Passage Arts: Tell us about yourself and your online community, @arthistoryhaggards.
Diego Barrenechea: I’m 25. I’m from Monterrey, Mexico. I went to university in Switzerland and I did my master’s in the contemporary art market in Milan. @arthistoryhaggards started as a side project when I was in high school. It started at the boom of Instagram as a way to remember artists and stylistic differences and kind of teach ourselves.
PA: How has @arthistoryhaggards evolved over the years?
DB: It started as an art history blog and it became a curatorial project. Karla and I started writing about Rembrandt and artists in textbooks and now we talk about contemporary artists, events in the market, underrepresented artists, and social movements. It’s an ever-evolving project. We’ve always thought of it as a way to learn about art and share our experiences.
PA: You call it a group of millennial art historians. How do young people resonate with the platform?
DB: Karla and I are constantly going to museums and art world events and people our age are always asking us to come with us and show us around. This platform is a way for us to do that for more people.
PA: You also work in the art market and collect art by young artists. How did you start.
DB: I truly became involved in art collecting when I was a curatorial intern and doing acquisition research at a private art collection in Milan, Collezione Giuseppe Iannaccone. The collection curator became my "art world mentor." And of course going to Art Basel and Frieze when I was living in Europe got me more excited about the market. I got passionate about art collecting and became obsessed with acquiring and purchasing after college. I kind of became obsessed with it.
PA: As a young person, what do you think about the art market?
DB: We all know the art market is elitist and it has shifted towards the top 1% of wealth. I don’t come from a family of collectors. I come from a family that loves going to museums but most of the paintings in my family were paintings from IKEA or hand-me-downs from my grandmother. I’m the one bringing new art to the family and now my parents are getting involved. Art becomes an obsession when you start buying. It becomes a passion.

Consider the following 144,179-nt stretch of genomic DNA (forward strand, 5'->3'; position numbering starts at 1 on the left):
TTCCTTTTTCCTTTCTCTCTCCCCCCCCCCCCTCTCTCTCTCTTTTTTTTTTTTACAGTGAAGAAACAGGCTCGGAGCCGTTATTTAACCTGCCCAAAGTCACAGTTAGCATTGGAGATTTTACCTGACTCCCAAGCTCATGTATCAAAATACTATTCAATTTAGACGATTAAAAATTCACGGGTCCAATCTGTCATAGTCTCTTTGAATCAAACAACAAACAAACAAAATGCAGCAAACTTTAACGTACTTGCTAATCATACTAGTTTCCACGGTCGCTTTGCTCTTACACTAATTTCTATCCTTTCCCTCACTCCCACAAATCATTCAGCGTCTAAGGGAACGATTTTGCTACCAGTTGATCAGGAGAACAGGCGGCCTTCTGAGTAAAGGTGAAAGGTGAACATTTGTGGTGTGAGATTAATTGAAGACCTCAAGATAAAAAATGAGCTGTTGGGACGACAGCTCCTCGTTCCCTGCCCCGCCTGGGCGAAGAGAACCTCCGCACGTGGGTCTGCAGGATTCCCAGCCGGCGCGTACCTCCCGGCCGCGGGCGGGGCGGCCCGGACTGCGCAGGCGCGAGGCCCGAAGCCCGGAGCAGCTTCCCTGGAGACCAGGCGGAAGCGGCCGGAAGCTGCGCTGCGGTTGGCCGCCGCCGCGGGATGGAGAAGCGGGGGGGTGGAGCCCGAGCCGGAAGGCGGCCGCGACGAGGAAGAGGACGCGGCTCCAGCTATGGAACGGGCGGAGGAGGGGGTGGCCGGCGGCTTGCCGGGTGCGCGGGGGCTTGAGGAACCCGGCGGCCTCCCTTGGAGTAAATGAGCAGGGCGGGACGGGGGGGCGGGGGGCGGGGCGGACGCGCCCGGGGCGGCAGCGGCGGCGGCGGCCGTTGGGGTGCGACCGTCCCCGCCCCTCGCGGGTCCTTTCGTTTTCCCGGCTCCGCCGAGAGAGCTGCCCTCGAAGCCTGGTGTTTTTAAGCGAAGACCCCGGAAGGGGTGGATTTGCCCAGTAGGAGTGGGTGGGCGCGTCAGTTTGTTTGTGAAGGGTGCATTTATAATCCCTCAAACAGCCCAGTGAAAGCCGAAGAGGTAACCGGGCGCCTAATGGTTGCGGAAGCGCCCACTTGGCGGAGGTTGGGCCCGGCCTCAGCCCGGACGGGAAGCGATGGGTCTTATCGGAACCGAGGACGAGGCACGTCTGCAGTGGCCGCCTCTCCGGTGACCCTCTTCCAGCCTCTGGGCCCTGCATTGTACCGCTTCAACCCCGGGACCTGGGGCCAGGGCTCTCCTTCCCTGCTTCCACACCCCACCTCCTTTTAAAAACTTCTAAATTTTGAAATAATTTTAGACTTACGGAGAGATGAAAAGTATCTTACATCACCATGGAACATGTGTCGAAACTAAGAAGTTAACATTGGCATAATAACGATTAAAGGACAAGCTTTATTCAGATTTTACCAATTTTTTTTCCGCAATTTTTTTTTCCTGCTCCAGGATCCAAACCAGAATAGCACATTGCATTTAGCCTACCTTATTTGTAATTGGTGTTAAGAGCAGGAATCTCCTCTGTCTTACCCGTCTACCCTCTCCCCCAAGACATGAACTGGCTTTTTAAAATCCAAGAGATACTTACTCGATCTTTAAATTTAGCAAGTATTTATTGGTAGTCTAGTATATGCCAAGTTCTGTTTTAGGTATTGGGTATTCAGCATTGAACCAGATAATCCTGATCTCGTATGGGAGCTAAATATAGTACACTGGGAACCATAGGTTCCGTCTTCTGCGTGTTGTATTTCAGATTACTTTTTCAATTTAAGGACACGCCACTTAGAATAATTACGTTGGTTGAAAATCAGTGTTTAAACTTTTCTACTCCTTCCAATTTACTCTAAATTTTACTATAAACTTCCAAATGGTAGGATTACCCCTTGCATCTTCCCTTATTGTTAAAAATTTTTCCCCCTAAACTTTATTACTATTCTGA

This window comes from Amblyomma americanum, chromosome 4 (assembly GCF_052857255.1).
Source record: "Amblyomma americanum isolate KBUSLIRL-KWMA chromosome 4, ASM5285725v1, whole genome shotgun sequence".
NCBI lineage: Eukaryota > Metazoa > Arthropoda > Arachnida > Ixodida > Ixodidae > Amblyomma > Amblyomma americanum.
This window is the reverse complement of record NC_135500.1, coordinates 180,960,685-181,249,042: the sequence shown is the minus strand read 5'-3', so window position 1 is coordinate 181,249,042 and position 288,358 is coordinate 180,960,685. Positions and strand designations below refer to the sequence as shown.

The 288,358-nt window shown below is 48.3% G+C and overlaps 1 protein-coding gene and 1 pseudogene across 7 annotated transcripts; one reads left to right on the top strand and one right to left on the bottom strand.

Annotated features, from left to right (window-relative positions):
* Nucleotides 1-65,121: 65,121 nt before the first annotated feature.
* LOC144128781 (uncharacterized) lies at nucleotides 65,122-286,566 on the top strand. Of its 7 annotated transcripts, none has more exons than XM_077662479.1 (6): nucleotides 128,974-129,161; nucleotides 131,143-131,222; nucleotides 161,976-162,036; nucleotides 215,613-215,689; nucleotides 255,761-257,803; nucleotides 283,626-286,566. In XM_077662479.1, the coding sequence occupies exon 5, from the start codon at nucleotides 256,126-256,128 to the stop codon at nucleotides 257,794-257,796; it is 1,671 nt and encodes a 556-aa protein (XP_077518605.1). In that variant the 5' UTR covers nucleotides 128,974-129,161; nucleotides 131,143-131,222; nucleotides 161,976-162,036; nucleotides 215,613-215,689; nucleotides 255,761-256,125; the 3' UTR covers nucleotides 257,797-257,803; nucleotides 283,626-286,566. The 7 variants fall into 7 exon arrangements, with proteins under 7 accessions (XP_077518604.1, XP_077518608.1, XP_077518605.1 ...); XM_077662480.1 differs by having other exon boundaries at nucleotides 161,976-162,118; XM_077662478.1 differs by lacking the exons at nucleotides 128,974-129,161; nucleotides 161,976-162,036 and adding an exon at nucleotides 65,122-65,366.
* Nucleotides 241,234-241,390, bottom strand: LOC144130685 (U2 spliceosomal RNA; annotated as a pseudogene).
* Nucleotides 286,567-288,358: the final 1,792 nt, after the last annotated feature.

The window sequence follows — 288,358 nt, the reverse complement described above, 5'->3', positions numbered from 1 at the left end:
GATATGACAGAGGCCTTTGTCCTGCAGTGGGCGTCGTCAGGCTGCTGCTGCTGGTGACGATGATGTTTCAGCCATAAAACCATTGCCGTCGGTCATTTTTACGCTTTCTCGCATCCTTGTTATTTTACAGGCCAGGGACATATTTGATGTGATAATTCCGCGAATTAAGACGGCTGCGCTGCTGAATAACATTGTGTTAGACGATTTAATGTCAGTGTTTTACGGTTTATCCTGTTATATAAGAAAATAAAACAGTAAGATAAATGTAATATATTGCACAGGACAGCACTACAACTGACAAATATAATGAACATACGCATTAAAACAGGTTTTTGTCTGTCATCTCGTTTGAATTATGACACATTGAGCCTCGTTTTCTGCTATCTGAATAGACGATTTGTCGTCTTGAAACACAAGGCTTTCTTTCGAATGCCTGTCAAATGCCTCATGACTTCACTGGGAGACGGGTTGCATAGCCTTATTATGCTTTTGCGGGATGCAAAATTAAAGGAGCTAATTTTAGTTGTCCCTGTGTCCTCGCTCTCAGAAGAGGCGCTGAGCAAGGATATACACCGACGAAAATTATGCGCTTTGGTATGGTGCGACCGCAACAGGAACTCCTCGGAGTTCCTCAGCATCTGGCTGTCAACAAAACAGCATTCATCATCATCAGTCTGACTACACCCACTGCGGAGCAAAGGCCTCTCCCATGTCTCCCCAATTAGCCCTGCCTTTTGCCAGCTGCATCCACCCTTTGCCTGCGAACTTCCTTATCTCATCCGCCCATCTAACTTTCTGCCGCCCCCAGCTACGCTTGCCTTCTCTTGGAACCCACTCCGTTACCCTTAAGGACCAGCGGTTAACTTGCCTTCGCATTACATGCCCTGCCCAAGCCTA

PA: What keeps young people like us from participating in the art world?
DB: It’s hard because it’s really who you are or who you know in the traditional art world. You get certain privileges and you get treated a certain way if you come from a collecting family or a lineage of collectors. It’s hard when you don’t know a lot of people. It’s a very closed circle. It’s not super friendly if you don’t know someone.
PA: What would you tell young people looking to get involved?
DB: Some people have told me they’re scared to ring the door to go into a gallery. I would tell them to be comfortable and be confident. The art world tries to seem really pristine, but it’s not as glamorous as it seems.
PA: You collect art yourself. What does it mean to be a millennial art collector?
DB: I think collecting art is becoming a patron of the arts. As a young collector, I really stand by helping young artists. I buy work from my friends and from smaller galleries, artists who are more independent. As a millennial, I think it’s important to support different types of sales. Sales of prints and multiples, for example, work on paper that help different organizations, a way to help charities and movements. I see a lot of art online and on social media.
PA: A lot of young people have trouble seeing themselves as art collectors, especially if they didn’t grow up with art. How did you start buying art?
DB: I started collecting works on paper. That’s a great way to start. It’s generally the least expensive and it’s a great way to support artists. One of the first works I ever bought was a print. Then, I started seeing the artist’s growth and I felt proud. I get that sense of the hype of the artist, the authenticity, the feel of the artist.
PA: To close, can you speak to the experience of breaking into the art world and getting started as a collector, especially as a young person?
DB: It’s what I’m currently living. It’s definitely scary and it does require strength. The art world is intense and intimidating but it’s also full of creative people who love sharing what they make. And I do think that there are different ways of sharing what they make. I think you have to be passionate about it, because passion can help you feeling scared and feeling like it’s not enough. My passion helps me beat out that feeling. I don’t have to buy at Christie’s or be a Vanderbilt if I have passion. The art world is shifting, social media is connecting people, and new people are opening up the field.